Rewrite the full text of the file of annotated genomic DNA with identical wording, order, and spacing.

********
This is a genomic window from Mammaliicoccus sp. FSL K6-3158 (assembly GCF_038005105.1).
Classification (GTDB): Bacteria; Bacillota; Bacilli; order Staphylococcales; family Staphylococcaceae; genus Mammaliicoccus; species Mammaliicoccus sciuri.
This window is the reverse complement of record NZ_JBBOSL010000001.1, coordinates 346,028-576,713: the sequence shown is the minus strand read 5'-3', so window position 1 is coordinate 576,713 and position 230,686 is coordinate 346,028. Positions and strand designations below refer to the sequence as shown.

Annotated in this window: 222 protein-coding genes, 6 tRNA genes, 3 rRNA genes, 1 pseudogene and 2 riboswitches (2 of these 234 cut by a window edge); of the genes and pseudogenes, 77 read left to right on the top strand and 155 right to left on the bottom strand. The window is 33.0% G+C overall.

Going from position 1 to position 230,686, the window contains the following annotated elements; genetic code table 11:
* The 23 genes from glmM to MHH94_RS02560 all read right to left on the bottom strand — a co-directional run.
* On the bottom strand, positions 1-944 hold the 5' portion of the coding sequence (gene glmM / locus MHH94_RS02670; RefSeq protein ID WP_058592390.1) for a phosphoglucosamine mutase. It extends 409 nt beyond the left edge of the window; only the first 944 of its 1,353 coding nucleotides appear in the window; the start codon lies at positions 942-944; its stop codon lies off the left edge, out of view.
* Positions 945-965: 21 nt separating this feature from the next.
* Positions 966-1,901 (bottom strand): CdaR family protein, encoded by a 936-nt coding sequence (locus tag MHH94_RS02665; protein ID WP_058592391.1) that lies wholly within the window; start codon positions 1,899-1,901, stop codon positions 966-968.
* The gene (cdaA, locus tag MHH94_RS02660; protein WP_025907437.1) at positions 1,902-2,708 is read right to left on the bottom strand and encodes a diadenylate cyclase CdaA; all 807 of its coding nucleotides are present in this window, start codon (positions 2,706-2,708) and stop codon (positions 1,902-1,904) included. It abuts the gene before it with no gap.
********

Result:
This is a genomic window from Mammaliicoccus sp. FSL K6-3158 (assembly GCF_038005105.1).
Classification (GTDB): Bacteria; Bacillota; Bacilli; order Staphylococcales; family Staphylococcaceae; genus Mammaliicoccus; species Mammaliicoccus sciuri.
This window is the reverse complement of record NZ_JBBOSL010000001.1, coordinates 346,028-576,713: the sequence shown is the minus strand read 5'-3', so window position 1 is coordinate 576,713 and position 230,686 is coordinate 346,028. Positions and strand designations below refer to the sequence as shown.

Annotated in this window: 222 protein-coding genes, 6 tRNA genes, 3 rRNA genes, 1 pseudogene and 2 riboswitches (2 of these 234 cut by a window edge); of the genes and pseudogenes, 77 read left to right on the top strand and 155 right to left on the bottom strand. The window is 33.0% G+C overall.

Going from position 1 to position 230,686, the window contains the following annotated elements; genetic code table 11:
* The 23 genes from glmM to MHH94_RS02560 all read right to left on the bottom strand — a co-directional run.
* On the bottom strand, positions 1-944 hold the 5' portion of the coding sequence (gene glmM / locus MHH94_RS02670; RefSeq protein ID WP_058592390.1) for a phosphoglucosamine mutase. It extends 409 nt beyond the left edge of the window; only the first 944 of its 1,353 coding nucleotides appear in the window; the start codon lies at positions 942-944; its stop codon lies off the left edge, out of view.
* Positions 945-965: 21 nt separating this feature from the next.
* Positions 966-1,901 (bottom strand): CdaR family protein, encoded by a 936-nt coding sequence (locus tag MHH94_RS02665; protein ID WP_058592391.1) that lies wholly within the window; start codon positions 1,899-1,901, stop codon positions 966-968.
* The gene (cdaA, locus tag MHH94_RS02660; protein WP_025907437.1) at positions 1,902-2,708 is read right to left on the bottom strand and encodes a diadenylate cyclase CdaA; all 807 of its coding nucleotides are present in this window, start codon (positions 2,706-2,708) and stop codon (positions 1,902-1,904) included. It abuts the gene before it with no gap.